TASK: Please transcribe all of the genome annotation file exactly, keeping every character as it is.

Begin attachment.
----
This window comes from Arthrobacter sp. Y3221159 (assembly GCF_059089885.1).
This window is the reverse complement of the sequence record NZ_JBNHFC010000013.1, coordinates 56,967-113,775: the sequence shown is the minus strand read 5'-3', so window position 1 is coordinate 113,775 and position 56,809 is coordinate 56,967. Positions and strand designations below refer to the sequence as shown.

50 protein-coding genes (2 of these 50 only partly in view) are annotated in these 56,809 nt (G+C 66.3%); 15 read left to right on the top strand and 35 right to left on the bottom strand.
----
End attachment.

This window comes from Arthrobacter sp. Y3221159 (assembly GCF_059089885.1).
This window is the reverse complement of the sequence record NZ_JBNHFC010000013.1, coordinates 56,967-113,775: the sequence shown is the minus strand read 5'-3', so window position 1 is coordinate 113,775 and position 56,809 is coordinate 56,967. Positions and strand designations below refer to the sequence as shown.

50 protein-coding genes (2 of these 50 only partly in view) are annotated in these 56,809 nt (G+C 66.3%); 15 read left to right on the top strand and 35 right to left on the bottom strand.